How to set a flag indicating TSF Component's compatibility?

    General discussion

  • Some sentences are mentiond by MSDN,as following "compatible with the Metro style apps must self-declare by setting a flag indicating this compatibility .This flag is provided by TSF in the TF_INPUTPROCESSORPROFILE structure and IMEs declare that they are compatible with Metro style apps by setting a flag provided by TSF in the TF_INPUTPROCESSORPROFILE structure and to declare an IME as compatible with Metro style apps, set the dwCaps field with TF_IPP_CAPS_IMMERSIVESUPPORT."

    Although MSDN told me to refer to the Sample IME for the details about how to set the Metro compatible flag for an IME, nothing is existed in fact.How should I do for the purposes above?

    Wednesday, June 13, 2012 8:13 AM

All replies

  • Maybe not so fast


    Thursday, June 14, 2012 11:13 AM
  • I have same question as cybupt. Anybody can help?
    Friday, July 20, 2012 1:34 AM
  • windows 8 will come. It is still hard to find any information about how to set this `dwCaps`.
    Monday, September 17, 2012 5:06 PM
  • When you search for TF_IPP_CAPS_IMMERSIVESUPPORT, this thread is the only one that comes up in which developers are trying to puzzle out the flag.  The documentation still says the same thing now that it said in June.  Took me a while to figure it out, so I thought I'd post here to save others the trouble.


    To indicate that your IME is compatible with Windows Store apps, call RegisterCategory with GUID_TFCAT_TIPCAP_IMMERSIVESUPPORT.

    You probably also have to implement ITfTextInputProcessorEx.  I am not sure if it is required, but I did this anyway.  This interface was previously required for the TSF capabilities introduced in Windows Vista.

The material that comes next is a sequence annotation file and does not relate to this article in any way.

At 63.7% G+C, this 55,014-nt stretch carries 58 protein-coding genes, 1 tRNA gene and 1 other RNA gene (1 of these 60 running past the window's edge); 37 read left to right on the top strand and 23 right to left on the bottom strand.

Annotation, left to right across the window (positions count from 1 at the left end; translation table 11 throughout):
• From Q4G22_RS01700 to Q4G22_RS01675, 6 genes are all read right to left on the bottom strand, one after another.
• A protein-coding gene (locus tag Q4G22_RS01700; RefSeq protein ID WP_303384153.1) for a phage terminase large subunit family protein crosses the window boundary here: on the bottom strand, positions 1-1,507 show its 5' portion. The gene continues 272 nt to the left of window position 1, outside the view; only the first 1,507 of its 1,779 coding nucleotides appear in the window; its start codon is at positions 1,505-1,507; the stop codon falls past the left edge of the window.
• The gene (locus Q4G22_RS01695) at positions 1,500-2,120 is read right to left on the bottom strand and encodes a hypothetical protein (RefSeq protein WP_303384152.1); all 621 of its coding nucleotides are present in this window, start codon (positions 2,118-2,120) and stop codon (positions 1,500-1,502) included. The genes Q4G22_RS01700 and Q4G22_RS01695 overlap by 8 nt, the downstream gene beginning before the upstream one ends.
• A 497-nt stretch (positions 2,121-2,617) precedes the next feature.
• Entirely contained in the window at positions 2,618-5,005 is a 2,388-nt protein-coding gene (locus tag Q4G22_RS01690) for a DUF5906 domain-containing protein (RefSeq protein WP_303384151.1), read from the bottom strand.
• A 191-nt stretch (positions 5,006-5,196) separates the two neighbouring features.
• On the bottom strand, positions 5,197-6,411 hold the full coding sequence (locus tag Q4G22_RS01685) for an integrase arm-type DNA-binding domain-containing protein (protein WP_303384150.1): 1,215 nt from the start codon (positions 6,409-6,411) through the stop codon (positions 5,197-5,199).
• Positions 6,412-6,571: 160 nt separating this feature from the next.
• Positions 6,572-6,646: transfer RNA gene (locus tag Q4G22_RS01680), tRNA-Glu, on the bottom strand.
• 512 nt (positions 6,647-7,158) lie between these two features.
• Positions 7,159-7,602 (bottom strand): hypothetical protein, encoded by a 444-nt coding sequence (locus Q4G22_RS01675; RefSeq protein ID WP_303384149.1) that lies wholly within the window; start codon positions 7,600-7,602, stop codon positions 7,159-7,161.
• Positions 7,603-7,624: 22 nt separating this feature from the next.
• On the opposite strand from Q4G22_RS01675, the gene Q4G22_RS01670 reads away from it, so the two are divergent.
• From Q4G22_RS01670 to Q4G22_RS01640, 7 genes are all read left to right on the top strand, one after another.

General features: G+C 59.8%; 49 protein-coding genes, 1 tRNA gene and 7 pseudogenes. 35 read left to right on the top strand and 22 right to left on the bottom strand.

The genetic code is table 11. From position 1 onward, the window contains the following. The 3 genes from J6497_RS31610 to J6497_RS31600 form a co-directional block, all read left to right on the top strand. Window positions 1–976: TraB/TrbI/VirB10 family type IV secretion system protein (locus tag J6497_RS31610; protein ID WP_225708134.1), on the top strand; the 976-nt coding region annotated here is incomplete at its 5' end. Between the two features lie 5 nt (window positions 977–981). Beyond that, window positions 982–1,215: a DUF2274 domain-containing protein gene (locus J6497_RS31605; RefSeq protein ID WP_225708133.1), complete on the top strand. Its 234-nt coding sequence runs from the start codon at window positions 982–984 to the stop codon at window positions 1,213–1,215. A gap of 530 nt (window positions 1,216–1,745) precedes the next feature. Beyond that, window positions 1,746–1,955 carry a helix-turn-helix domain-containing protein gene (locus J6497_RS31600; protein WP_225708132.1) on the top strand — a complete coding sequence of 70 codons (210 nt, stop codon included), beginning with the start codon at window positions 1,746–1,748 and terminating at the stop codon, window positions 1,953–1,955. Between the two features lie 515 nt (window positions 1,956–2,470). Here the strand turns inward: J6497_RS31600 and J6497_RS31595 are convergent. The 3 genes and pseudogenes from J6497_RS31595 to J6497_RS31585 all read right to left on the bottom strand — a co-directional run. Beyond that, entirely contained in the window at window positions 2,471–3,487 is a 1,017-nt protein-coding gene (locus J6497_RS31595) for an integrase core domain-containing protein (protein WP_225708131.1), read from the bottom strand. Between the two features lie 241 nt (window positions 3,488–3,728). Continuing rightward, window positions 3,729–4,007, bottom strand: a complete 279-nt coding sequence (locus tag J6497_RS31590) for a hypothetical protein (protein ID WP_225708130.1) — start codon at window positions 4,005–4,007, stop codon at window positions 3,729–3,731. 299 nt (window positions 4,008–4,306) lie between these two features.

The MSDN documentation is very misleading. A text service developer cannot directly set the flag on the TF_INPUTPROCESSORPROFILE structure.  Instead, the structure is what is returned when someone else queries your text service's capabilities.  The documentation was written from the wrong side of the interface.

    Isn't it fun to work with TSF?  You've got the documentation, which was written in the Windows 2000 era.  You've got the step-by-step code samples that haven't been updated at all since Windows 2000.  New versions of Windows add on to the API, but the information is scattered.  There's an informative series of posts from 2007 on the TSF team blog (tsfaware) -- but since they're from 2007, they don't help with Windows 8.

    • Edited by Tao Yue Friday, November 30, 2012 5:51 AM
    Friday, November 30, 2012 4:59 AM